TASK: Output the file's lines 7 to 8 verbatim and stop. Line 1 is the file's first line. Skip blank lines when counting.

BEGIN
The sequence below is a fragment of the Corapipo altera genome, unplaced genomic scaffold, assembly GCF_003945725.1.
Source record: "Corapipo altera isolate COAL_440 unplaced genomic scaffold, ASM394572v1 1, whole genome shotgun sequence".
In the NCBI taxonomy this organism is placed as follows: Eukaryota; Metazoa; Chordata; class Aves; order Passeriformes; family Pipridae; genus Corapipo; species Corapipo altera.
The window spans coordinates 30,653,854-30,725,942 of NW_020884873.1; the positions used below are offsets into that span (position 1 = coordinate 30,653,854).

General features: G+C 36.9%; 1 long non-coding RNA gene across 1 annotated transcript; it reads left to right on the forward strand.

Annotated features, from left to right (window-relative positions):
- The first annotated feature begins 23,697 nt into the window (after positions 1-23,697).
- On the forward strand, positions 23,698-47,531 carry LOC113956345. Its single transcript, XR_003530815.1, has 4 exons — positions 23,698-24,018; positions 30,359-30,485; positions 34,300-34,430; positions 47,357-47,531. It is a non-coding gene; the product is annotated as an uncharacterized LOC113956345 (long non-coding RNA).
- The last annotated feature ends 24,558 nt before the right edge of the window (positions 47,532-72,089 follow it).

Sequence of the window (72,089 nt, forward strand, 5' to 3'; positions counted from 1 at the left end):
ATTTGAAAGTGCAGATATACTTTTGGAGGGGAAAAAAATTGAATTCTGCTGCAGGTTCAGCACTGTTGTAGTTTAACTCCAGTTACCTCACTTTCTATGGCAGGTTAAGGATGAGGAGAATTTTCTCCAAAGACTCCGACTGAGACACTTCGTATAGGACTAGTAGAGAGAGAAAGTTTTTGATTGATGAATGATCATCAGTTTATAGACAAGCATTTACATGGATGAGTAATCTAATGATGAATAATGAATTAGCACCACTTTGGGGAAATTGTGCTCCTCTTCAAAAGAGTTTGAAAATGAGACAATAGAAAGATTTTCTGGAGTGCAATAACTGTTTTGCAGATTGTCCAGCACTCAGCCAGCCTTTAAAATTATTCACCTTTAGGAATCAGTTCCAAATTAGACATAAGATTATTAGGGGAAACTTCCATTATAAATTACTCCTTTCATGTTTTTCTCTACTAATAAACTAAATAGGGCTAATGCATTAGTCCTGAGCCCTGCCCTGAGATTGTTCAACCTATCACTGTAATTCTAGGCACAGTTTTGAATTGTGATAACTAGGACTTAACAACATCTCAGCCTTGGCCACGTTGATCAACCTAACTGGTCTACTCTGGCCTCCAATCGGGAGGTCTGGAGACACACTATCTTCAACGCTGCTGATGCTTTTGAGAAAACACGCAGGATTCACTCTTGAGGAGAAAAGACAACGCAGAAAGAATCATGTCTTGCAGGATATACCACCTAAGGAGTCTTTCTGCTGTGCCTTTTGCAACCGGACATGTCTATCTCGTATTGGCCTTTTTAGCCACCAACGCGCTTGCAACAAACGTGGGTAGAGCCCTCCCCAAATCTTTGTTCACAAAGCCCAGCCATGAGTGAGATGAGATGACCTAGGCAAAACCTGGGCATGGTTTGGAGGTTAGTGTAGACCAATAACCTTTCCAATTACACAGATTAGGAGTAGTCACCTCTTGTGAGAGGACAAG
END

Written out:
- The first annotated feature begins 23,697 nt into the window (after positions 1-23,697).
- On the forward strand, positions 23,698-47,531 carry LOC113956345. Its single transcript, XR_003530815.1, has 4 exons — positions 23,698-24,018; positions 30,359-30,485; positions 34,300-34,430; positions 47,357-47,531. It is a non-coding gene; the product is annotated as an uncharacterized LOC113956345 (long non-coding RNA).